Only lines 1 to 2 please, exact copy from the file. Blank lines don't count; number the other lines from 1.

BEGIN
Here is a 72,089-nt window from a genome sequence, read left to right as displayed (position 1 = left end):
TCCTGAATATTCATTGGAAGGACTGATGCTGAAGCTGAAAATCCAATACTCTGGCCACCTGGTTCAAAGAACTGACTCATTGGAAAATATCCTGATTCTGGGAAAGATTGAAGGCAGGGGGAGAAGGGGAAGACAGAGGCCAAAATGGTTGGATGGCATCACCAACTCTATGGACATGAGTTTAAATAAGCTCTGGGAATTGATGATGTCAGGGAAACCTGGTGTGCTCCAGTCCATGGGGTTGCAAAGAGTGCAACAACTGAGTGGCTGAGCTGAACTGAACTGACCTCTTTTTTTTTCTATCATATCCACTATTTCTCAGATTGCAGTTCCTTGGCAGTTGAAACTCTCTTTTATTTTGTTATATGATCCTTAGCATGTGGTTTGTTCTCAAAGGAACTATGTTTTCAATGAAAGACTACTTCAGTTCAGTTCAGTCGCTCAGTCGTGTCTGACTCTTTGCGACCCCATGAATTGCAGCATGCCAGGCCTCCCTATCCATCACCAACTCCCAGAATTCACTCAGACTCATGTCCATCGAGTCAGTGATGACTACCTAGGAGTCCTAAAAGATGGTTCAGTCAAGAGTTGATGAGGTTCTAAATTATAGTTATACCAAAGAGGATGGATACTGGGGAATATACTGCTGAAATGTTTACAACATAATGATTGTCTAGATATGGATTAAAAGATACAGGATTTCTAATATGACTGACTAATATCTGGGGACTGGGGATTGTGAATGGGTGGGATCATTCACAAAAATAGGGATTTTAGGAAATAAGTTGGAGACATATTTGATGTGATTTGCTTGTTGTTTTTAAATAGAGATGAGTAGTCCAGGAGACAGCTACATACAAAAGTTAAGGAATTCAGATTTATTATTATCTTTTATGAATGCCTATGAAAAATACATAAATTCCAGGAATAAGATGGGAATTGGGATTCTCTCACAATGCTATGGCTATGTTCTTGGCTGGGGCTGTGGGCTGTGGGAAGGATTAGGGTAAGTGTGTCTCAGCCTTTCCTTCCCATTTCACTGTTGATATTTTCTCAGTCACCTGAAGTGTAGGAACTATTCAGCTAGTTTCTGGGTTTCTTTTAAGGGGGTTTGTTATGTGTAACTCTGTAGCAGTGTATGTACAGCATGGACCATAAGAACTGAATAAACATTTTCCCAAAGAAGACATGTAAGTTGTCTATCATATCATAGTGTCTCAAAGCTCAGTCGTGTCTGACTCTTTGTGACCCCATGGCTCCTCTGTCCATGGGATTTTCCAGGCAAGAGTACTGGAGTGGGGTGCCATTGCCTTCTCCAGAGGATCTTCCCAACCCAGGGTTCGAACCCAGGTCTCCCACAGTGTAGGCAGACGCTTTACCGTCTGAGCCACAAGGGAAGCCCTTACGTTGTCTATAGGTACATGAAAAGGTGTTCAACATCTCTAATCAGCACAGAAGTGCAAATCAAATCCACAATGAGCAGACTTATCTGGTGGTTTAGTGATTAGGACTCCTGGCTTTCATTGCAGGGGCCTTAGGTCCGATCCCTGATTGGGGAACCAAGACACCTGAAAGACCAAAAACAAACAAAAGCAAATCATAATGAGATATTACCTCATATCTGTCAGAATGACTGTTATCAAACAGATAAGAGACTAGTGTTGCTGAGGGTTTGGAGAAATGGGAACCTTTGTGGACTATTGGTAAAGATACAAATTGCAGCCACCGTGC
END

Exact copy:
Here is a 72,089-nt window from a genome sequence, read left to right as displayed (position 1 = left end):
TCCTGAATATTCATTGGAAGGACTGATGCTGAAGCTGAAAATCCAATACTCTGGCCACCTGGTTCAAAGAACTGACTCATTGGAAAATATCCTGATTCTGGGAAAGATTGAAGGCAGGGGGAGAAGGGGAAGACAGAGGCCAAAATGGTTGGATGGCATCACCAACTCTATGGACATGAGTTTAAATAAGCTCTGGGAATTGATGATGTCAGGGAAACCTGGTGTGCTCCAGTCCATGGGGTTGCAAAGAGTGCAACAACTGAGTGGCTGAGCTGAACTGAACTGACCTCTTTTTTTTTCTATCATATCCACTATTTCTCAGATTGCAGTTCCTTGGCAGTTGAAACTCTCTTTTATTTTGTTATATGATCCTTAGCATGTGGTTTGTTCTCAAAGGAACTATGTTTTCAATGAAAGACTACTTCAGTTCAGTTCAGTCGCTCAGTCGTGTCTGACTCTTTGCGACCCCATGAATTGCAGCATGCCAGGCCTCCCTATCCATCACCAACTCCCAGAATTCACTCAGACTCATGTCCATCGAGTCAGTGATGACTACCTAGGAGTCCTAAAAGATGGTTCAGTCAAGAGTTGATGAGGTTCTAAATTATAGTTATACCAAAGAGGATGGATACTGGGGAATATACTGCTGAAATGTTTACAACATAATGATTGTCTAGATATGGATTAAAAGATACAGGATTTCTAATATGACTGACTAATATCTGGGGACTGGGGATTGTGAATGGGTGGGATCATTCACAAAAATAGGGATTTTAGGAAATAAGTTGGAGACATATTTGATGTGATTTGCTTGTTGTTTTTAAATAGAGATGAGTAGTCCAGGAGACAGCTACATACAAAAGTTAAGGAATTCAGATTTATTATTATCTTTTATGAATGCCTATGAAAAATACATAAATTCCAGGAATAAGATGGGAATTGGGATTCTCTCACAATGCTATGGCTATGTTCTTGGCTGGGGCTGTGGGCTGTGGGAAGGATTAGGGTAAGTGTGTCTCAGCCTTTCCTTCCCATTTCACTGTTGATATTTTCTCAGTCACCTGAAGTGTAGGAACTATTCAGCTAGTTTCTGGGTTTCTTTTAAGGGGGTTTGTTATGTGTAACTCTGTAGCAGTGTATGTACAGCATGGACCATAAGAACTGAATAAACATTTTCCCAAAGAAGACATGTAAGTTGTCTATCATATCATAGTGTCTCAAAGCTCAGTCGTGTCTGACTCTTTGTGACCCCATGGCTCCTCTGTCCATGGGATTTTCCAGGCAAGAGTACTGGAGTGGGGTGCCATTGCCTTCTCCAGAGGATCTTCCCAACCCAGGGTTCGAACCCAGGTCTCCCACAGTGTAGGCAGACGCTTTACCGTCTGAGCCACAAGGGAAGCCCTTACGTTGTCTATAGGTACATGAAAAGGTGTTCAACATCTCTAATCAGCACAGAAGTGCAAATCAAATCCACAATGAGCAGACTTATCTGGTGGTTTAGTGATTAGGACTCCTGGCTTTCATTGCAGGGGCCTTAGGTCCGATCCCTGATTGGGGAACCAAGACACCTGAAAGACCAAAAACAAACAAAAGCAAATCATAATGAGATATTACCTCATATCTGTCAGAATGACTGTTATCAAACAGATAAGAGACTAGTGTTGCTGAGGGTTTGGAGAAATGGGAACCTTTGTGGACTATTGGTAAAGATACAAATTGCAGCCACCGTGC